Museum Pieces: Building community

Celebrate our differences by better understanding one another.


“No one ever made a difference by being like everyone else.” —P.T. Barnum

We are different for a reason. Humans have such a complicated relationship with standing out, whether it be a physical characteristic, idea, or behavior. Should we admire them or shame them? It is probably fair to say that all of us have experienced being misunderstood, and felt the heat and flush of shame rush into our cheeks. Is it possible to gain comfort with being misunderstood? M.V. Museum invites us to explore this question with an exhibit called “Clearly Misunderstood: C.F. Giordano.” What if we paused our knee-jerk assessments and heard someone out, or asked questions that could lead to a great story, and deeper understanding? It’s clearly more fun to be interested in someone’s differences than to fear them, and bench the idea of self-expansion.

Asking questions is how we learn, and a visit to a museum leads us from one to the next, in a safe zone of nonjudgmental information-seeking. If you ask artist, motorcycle builder, musician, and boxer Charlie Giordano, there is a huge faction of the Island’s art scene that has yet to be given its due credit for adding to the mystique of our beloved home. Charlie went through a creative explosion during the years of COVID, took the challenges and transformed them into creative energy, as many Islanders found themselves doing. It was a time of deep reflection and rediscovery that produced some amazing things. For Charlie Giordano, it was the motorcycle he calls “Voodoo Doll.” Built over the course of two years in his West Tisbury shop, Giordano calls it “a love letter to art, motorcycles, and to perseverance.” When he emerged from this creative binge, he saw things with a new perspective; he looked around and didn’t see this very different, underground part of Island art he springs from represented anywhere in the community, so he decided to approach the museum and pitch his ideas. Over the ensuing year, our curator of exhibitions, Anna Barber, worked with Giordano on his vision of how to bring it to the Adele H. Waggaman Community Gallery. The exhibition “Clearly Misunderstood: C.F. Giordono” opens on Saturday, Feb. 17. This exhibition follows Giordano through his journey of building “Voodoo Doll,” and includes tools, video, drawings, and photography. Join us for an opening reception on Friday evening, Feb. 16, from 5:30 to 7 pm. There will be live music, refreshments, and a brief introduction to the exhibit for a $10 suggested donation.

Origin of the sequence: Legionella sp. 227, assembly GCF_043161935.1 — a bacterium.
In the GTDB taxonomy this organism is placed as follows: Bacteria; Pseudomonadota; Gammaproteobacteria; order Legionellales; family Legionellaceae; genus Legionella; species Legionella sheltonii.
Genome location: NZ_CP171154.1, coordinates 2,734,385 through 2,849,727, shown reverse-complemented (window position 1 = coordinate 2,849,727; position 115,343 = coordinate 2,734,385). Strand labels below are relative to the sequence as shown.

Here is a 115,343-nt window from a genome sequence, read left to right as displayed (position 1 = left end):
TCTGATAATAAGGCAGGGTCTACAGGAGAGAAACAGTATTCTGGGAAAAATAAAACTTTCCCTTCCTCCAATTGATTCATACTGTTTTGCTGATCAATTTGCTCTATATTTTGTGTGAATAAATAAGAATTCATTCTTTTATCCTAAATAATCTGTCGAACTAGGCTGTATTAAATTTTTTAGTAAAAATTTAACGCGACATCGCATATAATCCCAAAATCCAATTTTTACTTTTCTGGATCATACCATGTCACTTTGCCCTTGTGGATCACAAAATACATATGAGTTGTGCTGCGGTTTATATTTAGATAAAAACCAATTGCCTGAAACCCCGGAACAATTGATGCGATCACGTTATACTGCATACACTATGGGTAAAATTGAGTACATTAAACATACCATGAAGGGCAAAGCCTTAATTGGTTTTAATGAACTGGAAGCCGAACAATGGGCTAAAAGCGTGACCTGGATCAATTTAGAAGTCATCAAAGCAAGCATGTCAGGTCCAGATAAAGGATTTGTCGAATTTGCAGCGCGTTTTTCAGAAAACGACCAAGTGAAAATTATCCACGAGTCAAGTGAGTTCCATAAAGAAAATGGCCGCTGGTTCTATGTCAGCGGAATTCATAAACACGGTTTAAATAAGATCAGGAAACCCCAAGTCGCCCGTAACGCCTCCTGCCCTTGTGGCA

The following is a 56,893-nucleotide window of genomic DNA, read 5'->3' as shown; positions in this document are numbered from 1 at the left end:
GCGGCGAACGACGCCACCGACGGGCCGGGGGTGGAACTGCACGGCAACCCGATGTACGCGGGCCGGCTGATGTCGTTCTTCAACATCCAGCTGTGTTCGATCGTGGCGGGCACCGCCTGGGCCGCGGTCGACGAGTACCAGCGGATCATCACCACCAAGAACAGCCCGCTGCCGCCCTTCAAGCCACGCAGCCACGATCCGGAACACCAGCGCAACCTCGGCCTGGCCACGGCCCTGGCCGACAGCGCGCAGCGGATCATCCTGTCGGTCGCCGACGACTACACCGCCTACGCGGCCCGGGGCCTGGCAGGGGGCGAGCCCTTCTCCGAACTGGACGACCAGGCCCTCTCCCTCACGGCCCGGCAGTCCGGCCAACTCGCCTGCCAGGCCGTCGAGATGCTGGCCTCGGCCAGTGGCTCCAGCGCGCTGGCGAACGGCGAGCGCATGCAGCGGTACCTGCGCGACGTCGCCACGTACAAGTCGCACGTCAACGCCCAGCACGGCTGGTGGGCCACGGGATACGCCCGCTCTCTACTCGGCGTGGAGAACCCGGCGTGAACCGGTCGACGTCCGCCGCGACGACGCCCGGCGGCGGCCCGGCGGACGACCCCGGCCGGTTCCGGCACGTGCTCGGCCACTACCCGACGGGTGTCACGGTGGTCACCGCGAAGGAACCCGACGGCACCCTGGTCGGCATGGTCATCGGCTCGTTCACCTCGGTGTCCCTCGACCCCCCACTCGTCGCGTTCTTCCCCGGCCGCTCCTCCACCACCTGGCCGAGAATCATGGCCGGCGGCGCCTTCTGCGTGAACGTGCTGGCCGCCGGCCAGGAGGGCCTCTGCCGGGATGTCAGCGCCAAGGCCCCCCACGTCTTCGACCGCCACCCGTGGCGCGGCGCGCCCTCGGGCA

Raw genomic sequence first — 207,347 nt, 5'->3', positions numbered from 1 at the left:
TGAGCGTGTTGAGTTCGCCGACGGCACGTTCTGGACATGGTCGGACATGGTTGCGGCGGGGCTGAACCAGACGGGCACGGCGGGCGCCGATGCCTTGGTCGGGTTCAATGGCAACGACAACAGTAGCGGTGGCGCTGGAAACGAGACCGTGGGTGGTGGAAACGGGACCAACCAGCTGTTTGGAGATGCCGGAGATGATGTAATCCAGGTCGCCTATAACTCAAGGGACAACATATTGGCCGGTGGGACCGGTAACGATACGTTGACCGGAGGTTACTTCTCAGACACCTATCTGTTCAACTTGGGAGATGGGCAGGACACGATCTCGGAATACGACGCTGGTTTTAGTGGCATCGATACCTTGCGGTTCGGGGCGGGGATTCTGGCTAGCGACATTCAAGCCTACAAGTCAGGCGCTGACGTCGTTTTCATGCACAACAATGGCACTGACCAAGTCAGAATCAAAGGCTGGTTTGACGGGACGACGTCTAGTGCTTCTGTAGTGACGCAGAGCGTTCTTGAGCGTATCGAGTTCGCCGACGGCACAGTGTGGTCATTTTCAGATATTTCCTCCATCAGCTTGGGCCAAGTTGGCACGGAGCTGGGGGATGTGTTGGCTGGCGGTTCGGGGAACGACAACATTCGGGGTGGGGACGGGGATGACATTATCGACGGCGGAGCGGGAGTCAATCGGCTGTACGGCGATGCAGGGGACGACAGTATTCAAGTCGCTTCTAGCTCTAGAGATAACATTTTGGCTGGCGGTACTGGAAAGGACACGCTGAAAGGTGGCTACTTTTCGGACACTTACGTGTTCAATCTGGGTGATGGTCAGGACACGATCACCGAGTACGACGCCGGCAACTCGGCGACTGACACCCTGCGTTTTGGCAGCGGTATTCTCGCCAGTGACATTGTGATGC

The museum feels a duty to stand out, in, and up for this Island community, and invites you to attend one of our openings, come and see what the Friday Reset is about, a storytime with Weezy, a lunch lecture, or coming this summer, a series of Garden Lunch Lectures at the Cooke House in Edgartown. We are piloting ways of making you feel welcome and part of this museum. Keep checking our website for details. There are endless ways for you to engage. Send me an email at if you have questions, ideas, and feedback on your experiences at MVM. With your participation, we can build the community museum we all dream of.

This week, the Friday Reset will be pre-empted by the opening reception for “Clearly Misunderstood,” but it will be back on Friday, Feb. 23. If you have young kids, join us for “Storytime with Weezy” on Saturday morning, from 10:30 to 11:30 am. Coming up in March, save the date of Saturday, March 9, from 2 to 4 pm, to grab your teens and come draw with Illustrator Ryan Barr. You will walk away with a treasured memory and drawing as a memento.

We live on an Island that attracts many different kinds of people from very different backgrounds. It’s our own little world of curiosities. Let’s be confidently different and cheer on our fellow humans for being different. There is nothing more interesting or impactful than that.

Visit for more information about upcoming exhibitions and events. The Martha’s Vineyard Museum inspires all people to discover, explore, and strengthen their connections to this Island and its diverse heritage. The museum is open Tuesday through Sunday year-round. Regular hours are 10 am to 4 pm, and summer season hours are 10 am to 5 pm. Admission is free to members; admission for nonmembers is $18 for adults, $15 for seniors, $5 for children 7 to 17, and free for children 6 and under. Islander rates are available.